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Storied debut

  • Seré Prince Halverson, a Sebastopol author, has just had her first novel published, The Underside of Joy. Halverson created a fictional town along the Russian River and uses Sonoma County characteristics to create a sense of place.

It started in her imagination, with a single image of a young woman balled up on a bed beneath a blanket.

Writer Sere Prince Halverson didn't know who the woman was or why she was in such pain. She knew only that "she had had everything" and suddenly lost it all.

Halverson would spend the next five years in search of answers. Her fictional journey would take her to the little Russian River town of Elbow where Ella Beene "did backflips in the deep end of happiness" until the day her husband drowned off Bodega Head, flipping her into "The Underside of Joy."

These days Halverson herself is on the upside. Nearly 20 years after writing her first novel, the 50-year-old advertising and marketing copywriter has finally been published. The "Underside of Joy" was released this month by Dutton Publishers, an imprint of Penguin Books, after heated bidding among some of New York's leading publishers and a flurry of foreign-rights deals.

It's a feat Denise Roy, a senior editor at Dutton, calls extraordinary for a book from an unknown writer with no advanced degree or important literary mentor. Halverson's novel was miraculously lifted from what the publishing industry calls the "slush pile," where unsolicited manuscripts land and then languish.

"The Underside of Joy" is about grief, secrets and family scars and, ultimately, what it means to be a mother. And it's set within Sonoma County, a place so authentically drawn that Halverson says she sees it almost as "another character in the book."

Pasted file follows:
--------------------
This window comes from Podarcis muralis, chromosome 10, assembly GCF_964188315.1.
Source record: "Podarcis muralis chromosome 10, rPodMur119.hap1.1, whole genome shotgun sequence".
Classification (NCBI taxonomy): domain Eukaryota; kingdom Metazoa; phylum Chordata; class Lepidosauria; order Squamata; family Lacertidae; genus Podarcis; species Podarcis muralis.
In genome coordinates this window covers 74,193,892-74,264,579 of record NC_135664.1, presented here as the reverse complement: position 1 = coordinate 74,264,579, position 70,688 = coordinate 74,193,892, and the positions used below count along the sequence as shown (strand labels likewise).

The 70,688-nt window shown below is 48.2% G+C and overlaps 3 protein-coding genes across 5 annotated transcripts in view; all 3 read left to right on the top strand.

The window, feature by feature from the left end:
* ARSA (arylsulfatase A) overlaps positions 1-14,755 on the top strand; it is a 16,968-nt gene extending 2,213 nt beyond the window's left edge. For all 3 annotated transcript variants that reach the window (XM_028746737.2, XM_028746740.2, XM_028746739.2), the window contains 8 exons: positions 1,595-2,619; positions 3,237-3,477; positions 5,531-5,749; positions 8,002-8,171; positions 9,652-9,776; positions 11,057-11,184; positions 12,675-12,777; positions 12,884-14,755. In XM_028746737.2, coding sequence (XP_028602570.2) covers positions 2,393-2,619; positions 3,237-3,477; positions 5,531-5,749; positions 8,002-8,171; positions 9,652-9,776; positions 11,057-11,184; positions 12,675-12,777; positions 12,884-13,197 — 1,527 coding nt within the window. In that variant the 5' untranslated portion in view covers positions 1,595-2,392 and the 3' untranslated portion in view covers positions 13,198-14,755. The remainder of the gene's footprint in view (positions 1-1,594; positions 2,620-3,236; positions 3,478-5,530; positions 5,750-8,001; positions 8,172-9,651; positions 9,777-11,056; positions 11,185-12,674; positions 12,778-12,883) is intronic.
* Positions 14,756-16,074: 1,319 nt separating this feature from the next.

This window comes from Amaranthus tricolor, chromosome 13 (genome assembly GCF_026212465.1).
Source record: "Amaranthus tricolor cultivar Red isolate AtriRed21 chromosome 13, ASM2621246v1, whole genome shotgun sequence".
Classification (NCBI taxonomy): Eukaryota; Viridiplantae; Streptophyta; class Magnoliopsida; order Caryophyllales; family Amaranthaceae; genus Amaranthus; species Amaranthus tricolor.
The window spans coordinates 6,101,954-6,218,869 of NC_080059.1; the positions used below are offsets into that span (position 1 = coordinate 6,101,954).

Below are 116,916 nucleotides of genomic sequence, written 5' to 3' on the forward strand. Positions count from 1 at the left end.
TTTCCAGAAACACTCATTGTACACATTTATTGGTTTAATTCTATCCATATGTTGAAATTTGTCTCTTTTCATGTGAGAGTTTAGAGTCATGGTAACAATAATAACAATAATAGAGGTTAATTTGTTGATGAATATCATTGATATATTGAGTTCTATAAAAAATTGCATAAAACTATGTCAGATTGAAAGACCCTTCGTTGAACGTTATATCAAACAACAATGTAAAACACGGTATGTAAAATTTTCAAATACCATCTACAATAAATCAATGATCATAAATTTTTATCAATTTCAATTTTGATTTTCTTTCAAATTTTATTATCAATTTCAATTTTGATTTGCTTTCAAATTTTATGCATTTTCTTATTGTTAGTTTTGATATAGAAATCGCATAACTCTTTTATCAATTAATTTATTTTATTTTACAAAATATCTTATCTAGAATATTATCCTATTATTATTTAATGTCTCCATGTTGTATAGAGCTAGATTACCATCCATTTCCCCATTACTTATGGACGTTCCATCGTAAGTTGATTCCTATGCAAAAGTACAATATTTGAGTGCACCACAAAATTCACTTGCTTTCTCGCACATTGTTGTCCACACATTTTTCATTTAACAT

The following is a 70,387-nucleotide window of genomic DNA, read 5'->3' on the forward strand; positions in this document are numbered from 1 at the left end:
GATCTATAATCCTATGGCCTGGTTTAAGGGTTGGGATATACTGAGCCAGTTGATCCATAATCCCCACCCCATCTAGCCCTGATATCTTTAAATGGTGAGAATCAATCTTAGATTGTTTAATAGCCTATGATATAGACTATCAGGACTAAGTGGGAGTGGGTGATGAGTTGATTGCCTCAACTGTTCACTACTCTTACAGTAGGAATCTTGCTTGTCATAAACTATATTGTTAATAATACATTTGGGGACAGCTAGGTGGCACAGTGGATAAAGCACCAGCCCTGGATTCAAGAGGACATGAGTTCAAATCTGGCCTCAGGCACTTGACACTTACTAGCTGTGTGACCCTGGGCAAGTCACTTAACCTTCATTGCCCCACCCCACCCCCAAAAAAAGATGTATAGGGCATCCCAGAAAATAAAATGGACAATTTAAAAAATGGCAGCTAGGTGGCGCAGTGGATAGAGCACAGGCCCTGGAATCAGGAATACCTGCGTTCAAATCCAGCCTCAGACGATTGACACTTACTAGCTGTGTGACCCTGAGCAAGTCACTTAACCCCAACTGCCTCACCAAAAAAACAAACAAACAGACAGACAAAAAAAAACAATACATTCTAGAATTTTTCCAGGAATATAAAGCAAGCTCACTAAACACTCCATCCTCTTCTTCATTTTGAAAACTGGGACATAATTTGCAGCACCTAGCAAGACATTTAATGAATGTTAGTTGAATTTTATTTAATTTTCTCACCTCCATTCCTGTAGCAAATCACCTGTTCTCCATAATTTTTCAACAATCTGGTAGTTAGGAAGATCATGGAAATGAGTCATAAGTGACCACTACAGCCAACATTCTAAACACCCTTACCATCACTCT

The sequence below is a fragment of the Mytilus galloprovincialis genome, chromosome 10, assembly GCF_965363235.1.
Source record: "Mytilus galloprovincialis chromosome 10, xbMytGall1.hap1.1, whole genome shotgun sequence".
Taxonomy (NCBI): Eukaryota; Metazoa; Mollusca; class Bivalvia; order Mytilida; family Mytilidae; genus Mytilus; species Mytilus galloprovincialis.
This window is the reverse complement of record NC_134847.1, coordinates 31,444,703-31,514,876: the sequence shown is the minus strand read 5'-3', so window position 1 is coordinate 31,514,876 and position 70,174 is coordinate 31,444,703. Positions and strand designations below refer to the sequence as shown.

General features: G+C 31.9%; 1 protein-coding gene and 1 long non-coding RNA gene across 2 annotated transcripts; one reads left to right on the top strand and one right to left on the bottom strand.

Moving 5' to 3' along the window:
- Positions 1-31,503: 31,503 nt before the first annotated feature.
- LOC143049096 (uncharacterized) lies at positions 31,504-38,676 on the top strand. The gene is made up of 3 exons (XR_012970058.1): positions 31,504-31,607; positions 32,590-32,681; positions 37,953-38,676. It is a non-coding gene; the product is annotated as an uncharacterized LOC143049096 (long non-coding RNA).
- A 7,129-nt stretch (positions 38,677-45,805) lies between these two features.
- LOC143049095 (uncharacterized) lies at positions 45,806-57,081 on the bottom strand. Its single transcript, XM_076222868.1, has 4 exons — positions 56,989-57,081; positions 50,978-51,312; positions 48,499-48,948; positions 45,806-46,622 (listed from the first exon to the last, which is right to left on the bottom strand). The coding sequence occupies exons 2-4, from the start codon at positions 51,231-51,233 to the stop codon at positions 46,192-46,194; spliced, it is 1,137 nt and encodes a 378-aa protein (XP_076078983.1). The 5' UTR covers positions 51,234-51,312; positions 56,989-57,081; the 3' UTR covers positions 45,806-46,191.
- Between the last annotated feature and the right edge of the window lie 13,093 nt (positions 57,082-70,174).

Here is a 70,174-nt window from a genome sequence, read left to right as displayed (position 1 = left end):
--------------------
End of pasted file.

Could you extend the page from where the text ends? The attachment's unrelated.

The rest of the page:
Elbow is a confabulation of Occidental and the tiny Villa Grande on the Russian River, where Halverson hunkered down alone in a friend's century-old cabin to finally finish the book.

"The good thing is, she never quit. She persevered," says her husband, Stan, a professional cook who surprised his wife last year by building her a room of her own. It's a little red writer's cottage in the trees complete with homemade bookcase and bulletin board to plot her stories, and just a few steps from the apartment the empty-nesters now share above a barn on his sister's Sebastopol property.

The book, which unfolds around a custody battle between a widowed stepmother of two and the deeply depressed birth mother who walked away from her family three years earlier, has been reviewed with glowing adjectives like "pitch-perfect," "faultless" and "transforming." In May, Penguin picked the "Underside of Joy" to submit for the crucial Book Expo America Buzz Forum, in which New York's biggest publishing houses bring their prized upcoming titles for discussion before booksellers and the media.

"Ella's story is not my story," Halverson discloses from her sunny studio, still fragrant with the flowers from her recent Copperfield's book-launching picnic. "But I'm a mom and a stepmom and I have a mom and a stepmom. And none of us are evil...All the stepmoms I know, including my own kids' stepmom, really loved their stepkids. But they have no rights in a court of law. It's a complete minefield and to a writer a minefield is another word for a candy store."


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